The Ashcroft Memo

kelley kelley@interpactinc.com
Sat, 22 Mar 2003 10:44:12 -0500


speaking of lies, disinformation, and cover ups: the National Security 
Archive report on Asscrackism:

THE ASHCROFT MEMO: "Drastic" Change or "More Thunder Than Lightning"?
http://www.gwu.edu/~nsarchiv/NSAEBB/NSAEBB84/

The National Security Archive Freedom of Information Act Audit
Phase One Presented March 14, 2003
2003 National Freedom of Information Day Conference

Thomas Blanton, Director
Will Ferroggiaro, Director of the Freedom of Information Project
Meredith Fuchs, General Counsel
Barbara Elias, Research Associate


Download the entire report in Adobe PDF format (410KB)
http://www.gwu.edu/~nsarchiv/NSAEBB/NSAEBB84/FOIA%20Audit%20Report.pdf


INTRODUCTION

"More than any of its recent predecessors, this administration has a 
penchant for secrecy."

-- David E. Rosenbaum, The New York Times Week in Review, 3 February 2002

"There is a veil of secrecy that is descending around the administration 
which I think is unseemly."

-- Rep. Dan Burton (R-In.) to ABC News, 22 February 2002

"Why does the White House sometimes seem so determined to close the door on 
the people's right to know what their government is doing?"

-- Mark Tapscott, Heritage Foundation, The Washington Post, 20 November 2002


Commentators ranging from senior Republican members of Congress to the 
Reporters Committee for Freedom of the Press have described a dramatic new 
trend towards increased government secrecy - predating the terrible events 
of September 11th, but escalating since then as the United States moved to 
a war footing. Criticisms of the new secrecy have cited, among other 
exhibits, the October 12, 2001 Freedom of Information Act policy guidance 
issued by Attorney General John Ashcroft. For example, an editorial in the 
San Francisco Chronicle asserted that the guidance effectively repealed the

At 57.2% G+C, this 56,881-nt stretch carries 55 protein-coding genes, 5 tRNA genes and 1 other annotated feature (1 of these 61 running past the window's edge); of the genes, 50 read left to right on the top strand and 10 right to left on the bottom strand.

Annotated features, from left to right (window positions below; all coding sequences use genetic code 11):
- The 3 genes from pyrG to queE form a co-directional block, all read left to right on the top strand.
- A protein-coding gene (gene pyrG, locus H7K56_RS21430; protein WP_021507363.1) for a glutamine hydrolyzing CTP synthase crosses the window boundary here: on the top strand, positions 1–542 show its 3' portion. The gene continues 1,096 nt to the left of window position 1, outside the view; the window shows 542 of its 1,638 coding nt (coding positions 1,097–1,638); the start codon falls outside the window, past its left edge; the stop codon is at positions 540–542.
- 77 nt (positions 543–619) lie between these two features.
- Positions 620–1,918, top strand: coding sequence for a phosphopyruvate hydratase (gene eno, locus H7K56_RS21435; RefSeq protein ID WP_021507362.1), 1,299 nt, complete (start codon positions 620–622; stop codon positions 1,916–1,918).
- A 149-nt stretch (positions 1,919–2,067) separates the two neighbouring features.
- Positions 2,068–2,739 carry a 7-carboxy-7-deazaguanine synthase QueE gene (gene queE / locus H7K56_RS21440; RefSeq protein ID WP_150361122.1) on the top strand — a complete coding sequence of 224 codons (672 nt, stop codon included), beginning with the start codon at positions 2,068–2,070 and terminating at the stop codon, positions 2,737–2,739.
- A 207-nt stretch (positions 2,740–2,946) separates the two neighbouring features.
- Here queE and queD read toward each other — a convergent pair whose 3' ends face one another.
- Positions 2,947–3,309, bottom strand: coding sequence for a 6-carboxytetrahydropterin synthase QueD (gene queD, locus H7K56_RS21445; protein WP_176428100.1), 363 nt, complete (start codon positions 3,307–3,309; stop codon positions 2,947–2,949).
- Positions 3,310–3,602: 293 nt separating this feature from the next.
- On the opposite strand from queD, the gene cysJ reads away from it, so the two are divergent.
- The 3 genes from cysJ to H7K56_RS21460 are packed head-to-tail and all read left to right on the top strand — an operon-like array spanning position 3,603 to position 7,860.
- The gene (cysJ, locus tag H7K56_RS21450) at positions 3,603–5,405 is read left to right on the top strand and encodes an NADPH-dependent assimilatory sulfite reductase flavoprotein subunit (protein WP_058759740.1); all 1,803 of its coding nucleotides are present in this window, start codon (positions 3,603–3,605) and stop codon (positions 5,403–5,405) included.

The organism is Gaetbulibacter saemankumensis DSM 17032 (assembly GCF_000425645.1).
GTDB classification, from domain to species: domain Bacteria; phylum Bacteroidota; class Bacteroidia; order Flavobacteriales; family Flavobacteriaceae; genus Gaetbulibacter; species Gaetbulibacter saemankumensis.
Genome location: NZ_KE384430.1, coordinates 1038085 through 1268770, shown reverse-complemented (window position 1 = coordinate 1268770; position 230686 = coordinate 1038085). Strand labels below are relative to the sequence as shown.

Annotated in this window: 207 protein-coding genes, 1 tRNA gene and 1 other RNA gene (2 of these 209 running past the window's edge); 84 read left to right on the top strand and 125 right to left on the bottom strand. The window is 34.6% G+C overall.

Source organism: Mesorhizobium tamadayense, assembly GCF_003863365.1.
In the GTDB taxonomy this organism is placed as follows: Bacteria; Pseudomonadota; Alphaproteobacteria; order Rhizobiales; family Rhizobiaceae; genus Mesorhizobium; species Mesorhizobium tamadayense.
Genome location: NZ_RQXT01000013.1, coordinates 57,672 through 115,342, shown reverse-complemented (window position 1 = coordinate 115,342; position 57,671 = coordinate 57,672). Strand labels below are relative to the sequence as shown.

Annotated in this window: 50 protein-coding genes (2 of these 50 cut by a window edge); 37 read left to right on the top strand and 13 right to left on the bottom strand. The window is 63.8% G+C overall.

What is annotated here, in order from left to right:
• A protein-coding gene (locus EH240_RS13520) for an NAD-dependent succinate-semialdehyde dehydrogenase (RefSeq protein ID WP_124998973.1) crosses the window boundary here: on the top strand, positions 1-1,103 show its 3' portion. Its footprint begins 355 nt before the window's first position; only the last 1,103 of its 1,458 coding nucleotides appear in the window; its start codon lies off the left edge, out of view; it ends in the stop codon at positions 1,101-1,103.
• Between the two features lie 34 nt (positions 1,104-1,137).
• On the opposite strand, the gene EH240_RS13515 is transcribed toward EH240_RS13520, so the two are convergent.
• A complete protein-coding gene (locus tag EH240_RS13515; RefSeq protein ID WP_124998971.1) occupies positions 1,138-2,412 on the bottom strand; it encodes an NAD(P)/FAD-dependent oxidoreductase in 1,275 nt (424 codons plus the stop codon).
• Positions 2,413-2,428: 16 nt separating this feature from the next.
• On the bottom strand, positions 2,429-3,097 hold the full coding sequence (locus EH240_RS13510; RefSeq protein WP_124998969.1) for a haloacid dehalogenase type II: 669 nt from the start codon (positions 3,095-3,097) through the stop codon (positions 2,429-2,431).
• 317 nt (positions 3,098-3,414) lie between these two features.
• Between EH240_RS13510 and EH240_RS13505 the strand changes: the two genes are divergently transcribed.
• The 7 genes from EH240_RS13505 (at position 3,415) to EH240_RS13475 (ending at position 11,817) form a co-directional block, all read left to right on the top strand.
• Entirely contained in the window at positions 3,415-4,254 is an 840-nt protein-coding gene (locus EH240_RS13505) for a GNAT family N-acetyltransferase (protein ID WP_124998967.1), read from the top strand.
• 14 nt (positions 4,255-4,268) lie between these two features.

FOIA ("The Day Ashcroft Censored Freedom of Information," January 6, 2002); 
and a recent Associated Press article referred to the guidance as meaning 
that "Ashcroft ended the practice of cooperating with Freedom of 
Information Act requests ...." ("The post-Sept. 11 John Ashcroft," February 
24, 2003). In contrast, senior career officials have characterized the 
Ashcroft guidance as "more continuity than change"; and line FOIA officers 
who process the hundreds of FOIA requests filed by the National Security 
Archive ("the Archive") each year have in routine conversation downplayed 
the impact of the guidance.

To test these contrasting views, the National Security Archive last year 
initiated a "Freedom of Information Act Audit" - borrowing the methodology 
developed by state and local journalism groups to file simultaneous FOIA 
requests at multiple agencies and offices, and compile the results in order 
to identify the best and worst practices. The Archive began with the 25 
agencies included in two recent General Accounting Office studies of 
implementation of the 1996 Electronic Freedom of Information Act Amendments 
[2001 Report - 2002 Report], a group that accounts for 97% of all FOIA 
processing in the federal government. The Archive added 10 other agencies 
with significant FOIA efforts, for a total of 35 agencies in the audit. For 
the substantive focus of the audit, the Archive began with the Ashcroft 
memorandum, but soon expanded to include the March 19, 2002 White House 
memorandum issued by Chief of Staff Andrew Card, as well as the 
long-standing issue of agency backlogs.

This report summarizes the findings of the First Phase of the National 
Security Archive FOIA Audit, focusing on the Attorney General's guidance 
from October 2001. This report also includes preliminary findings from 
Phase Two of the Audit, regarding the White House memorandum from March 
2002; but this portion of the Audit is not yet complete. Phase Three of the 
Audit is examining the backlog problem, as well as the inadequacy of agency 
reporting in the annual FOIA reports concerning delays in processing, 
through a set of FOIA requests for the "10 Oldest" pending requests at each 
of the 35 agencies. For a complete discussion of the methodology, the texts 
and dates of the FOIA requests, and the findings, see below. The Archive 
gratefully acknowledges the support of the John S. and James L. Knight 
Foundation in making this FOIA Audit possible.